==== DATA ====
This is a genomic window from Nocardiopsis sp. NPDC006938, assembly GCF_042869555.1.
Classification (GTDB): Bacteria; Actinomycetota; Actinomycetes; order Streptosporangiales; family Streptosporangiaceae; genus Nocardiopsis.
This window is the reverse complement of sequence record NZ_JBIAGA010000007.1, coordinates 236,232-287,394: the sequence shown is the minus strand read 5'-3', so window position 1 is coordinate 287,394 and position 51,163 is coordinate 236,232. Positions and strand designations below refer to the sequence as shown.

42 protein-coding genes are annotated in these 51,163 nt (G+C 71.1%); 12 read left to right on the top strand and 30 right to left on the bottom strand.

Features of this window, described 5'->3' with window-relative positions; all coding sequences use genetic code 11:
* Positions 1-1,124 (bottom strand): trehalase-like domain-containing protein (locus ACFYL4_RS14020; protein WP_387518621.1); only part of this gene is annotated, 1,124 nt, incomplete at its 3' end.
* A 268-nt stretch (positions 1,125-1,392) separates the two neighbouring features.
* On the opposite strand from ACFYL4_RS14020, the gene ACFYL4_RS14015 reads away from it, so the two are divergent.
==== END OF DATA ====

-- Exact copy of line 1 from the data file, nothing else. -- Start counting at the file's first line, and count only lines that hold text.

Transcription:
This is a genomic window from Nocardiopsis sp. NPDC006938, assembly GCF_042869555.1.